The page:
The positive obligation to eliminate sex-based discrimination is deeply rooted and widely reflected in international human rights law. Numerous instruments, most notably the Convention on the Elimination of all Forms of Discrimination Against Women, not only prohibit States from adopting discriminatory laws but also require that States work to dismantle obstacles that result in discriminatory outcomes for women. The working paper looks beyond CEDAW for additional support to further strengthen the legal foundation of the GQUAL Campaign.

We identified several human rights treaties and policy statements that embody the non-discrimination principle and which enumerate three international human rights norms that require gender equality within different contexts relevant to the GQUAL Campaign—the right of access to decision-making within public bodies; the right of access to equal opportunity in employment; and the right of access to justice. In short, women on equal terms with men, are entitled to shape our governments, to employment that reflects our capabilities, and to the protection, recognition, and advancement of international law. Continue reading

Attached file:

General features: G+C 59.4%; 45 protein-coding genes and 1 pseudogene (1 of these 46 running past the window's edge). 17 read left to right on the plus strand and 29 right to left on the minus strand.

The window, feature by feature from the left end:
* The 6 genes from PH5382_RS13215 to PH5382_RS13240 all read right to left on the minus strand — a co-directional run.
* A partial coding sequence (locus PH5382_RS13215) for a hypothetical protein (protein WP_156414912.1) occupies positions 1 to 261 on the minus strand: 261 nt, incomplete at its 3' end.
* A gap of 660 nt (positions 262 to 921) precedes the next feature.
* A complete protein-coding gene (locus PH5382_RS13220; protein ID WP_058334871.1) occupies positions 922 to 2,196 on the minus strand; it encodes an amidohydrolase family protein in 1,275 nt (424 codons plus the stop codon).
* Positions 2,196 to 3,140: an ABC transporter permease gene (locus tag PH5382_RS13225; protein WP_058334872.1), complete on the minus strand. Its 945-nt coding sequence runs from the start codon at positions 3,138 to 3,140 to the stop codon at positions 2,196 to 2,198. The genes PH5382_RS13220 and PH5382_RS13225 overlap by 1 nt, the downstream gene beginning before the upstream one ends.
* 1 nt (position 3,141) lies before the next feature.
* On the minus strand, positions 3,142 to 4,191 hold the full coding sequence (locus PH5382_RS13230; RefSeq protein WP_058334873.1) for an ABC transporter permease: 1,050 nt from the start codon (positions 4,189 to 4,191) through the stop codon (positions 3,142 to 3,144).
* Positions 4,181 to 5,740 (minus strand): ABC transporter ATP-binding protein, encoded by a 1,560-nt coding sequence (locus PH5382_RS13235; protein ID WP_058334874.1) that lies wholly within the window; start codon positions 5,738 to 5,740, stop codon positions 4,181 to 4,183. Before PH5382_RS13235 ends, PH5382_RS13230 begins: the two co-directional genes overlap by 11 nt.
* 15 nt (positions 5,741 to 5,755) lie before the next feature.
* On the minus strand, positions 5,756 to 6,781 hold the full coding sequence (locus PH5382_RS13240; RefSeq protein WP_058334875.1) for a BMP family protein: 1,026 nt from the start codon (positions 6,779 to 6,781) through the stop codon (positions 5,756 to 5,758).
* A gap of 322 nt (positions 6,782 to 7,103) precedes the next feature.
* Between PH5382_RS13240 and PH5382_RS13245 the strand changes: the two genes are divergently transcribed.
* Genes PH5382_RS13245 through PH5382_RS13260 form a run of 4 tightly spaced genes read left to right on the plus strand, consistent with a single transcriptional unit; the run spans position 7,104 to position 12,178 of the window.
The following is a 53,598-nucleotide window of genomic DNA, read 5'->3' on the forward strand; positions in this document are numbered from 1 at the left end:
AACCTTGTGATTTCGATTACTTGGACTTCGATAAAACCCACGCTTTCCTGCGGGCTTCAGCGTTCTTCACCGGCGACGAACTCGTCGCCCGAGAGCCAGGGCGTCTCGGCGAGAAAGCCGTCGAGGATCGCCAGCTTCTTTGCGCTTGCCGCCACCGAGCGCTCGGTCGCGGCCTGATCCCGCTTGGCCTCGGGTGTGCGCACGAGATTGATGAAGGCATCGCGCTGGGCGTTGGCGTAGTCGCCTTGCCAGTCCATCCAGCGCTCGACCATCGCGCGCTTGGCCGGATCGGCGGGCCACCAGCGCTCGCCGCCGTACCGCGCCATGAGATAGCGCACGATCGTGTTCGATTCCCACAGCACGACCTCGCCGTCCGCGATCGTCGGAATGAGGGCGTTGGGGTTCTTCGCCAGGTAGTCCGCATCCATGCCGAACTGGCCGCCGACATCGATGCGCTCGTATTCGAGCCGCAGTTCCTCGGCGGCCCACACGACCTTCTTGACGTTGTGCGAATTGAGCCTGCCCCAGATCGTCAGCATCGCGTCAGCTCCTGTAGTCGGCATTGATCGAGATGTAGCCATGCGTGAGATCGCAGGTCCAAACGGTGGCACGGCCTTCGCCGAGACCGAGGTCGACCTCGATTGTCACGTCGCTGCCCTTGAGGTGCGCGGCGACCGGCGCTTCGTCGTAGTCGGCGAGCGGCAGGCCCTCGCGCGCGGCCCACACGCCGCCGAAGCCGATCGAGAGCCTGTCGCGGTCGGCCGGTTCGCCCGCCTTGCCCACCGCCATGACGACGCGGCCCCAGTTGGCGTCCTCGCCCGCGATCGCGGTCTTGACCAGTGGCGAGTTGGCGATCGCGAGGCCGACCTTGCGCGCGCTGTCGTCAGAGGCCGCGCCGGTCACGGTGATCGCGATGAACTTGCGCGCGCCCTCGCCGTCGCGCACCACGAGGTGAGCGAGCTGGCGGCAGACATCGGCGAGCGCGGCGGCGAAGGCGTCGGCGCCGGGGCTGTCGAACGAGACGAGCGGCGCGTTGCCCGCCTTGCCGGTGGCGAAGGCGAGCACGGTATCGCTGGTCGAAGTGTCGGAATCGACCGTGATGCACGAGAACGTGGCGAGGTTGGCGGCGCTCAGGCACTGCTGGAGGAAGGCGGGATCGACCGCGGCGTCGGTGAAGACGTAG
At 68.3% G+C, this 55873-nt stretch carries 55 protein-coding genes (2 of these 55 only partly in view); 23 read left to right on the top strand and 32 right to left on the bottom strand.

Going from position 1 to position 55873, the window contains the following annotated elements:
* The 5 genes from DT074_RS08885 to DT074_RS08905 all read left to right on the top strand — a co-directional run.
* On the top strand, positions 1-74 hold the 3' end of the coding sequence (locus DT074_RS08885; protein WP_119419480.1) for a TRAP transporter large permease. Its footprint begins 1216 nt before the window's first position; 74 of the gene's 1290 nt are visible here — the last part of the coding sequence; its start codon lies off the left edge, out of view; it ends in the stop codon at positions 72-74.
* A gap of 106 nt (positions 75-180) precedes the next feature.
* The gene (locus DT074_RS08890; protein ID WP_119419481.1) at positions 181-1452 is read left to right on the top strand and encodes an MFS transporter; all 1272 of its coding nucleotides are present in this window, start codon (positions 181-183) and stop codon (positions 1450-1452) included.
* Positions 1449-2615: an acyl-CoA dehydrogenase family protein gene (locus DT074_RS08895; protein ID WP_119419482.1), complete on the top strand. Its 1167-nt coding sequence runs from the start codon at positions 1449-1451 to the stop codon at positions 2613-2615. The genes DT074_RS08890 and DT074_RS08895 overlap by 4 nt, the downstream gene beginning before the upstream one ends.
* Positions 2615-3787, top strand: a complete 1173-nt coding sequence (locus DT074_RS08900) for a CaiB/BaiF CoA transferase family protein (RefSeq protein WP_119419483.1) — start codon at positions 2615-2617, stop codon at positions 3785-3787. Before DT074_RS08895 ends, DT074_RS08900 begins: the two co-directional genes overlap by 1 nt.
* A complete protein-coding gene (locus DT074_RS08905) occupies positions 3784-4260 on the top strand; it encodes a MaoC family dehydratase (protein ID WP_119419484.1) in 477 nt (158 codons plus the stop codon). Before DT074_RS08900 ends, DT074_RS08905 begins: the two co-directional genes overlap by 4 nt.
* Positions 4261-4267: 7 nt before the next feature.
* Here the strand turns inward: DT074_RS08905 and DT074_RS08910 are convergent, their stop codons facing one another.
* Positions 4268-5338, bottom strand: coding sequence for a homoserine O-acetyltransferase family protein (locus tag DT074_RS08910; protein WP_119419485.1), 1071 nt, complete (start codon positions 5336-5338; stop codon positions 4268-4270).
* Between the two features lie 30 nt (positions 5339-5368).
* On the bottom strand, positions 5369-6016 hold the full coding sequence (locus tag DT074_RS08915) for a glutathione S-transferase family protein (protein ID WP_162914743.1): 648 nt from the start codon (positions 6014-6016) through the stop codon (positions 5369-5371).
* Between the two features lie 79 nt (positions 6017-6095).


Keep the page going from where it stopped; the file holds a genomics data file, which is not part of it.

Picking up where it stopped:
Race to the top? African women judges and international courts

What do we know about African women as subjects of international law? More so, what do we know about African women judges who sit on international courts at the regional and international levels? These questions are central to moving forward the agenda on increasing the number of women on international courts, especially considering that most judges (though not all) on international courts are also judges at the domestic level. Countries across Africa have made substantial gains in the numbers and leadership roles of women judges, as documented in Gender and the Judiciary in Africa: From obscurity to parity? Across, the continent, women occupy important leadership positions such as that of Chief Justices and Heads of Constitutional Courts (for more see Her Ladyship Chief Justice).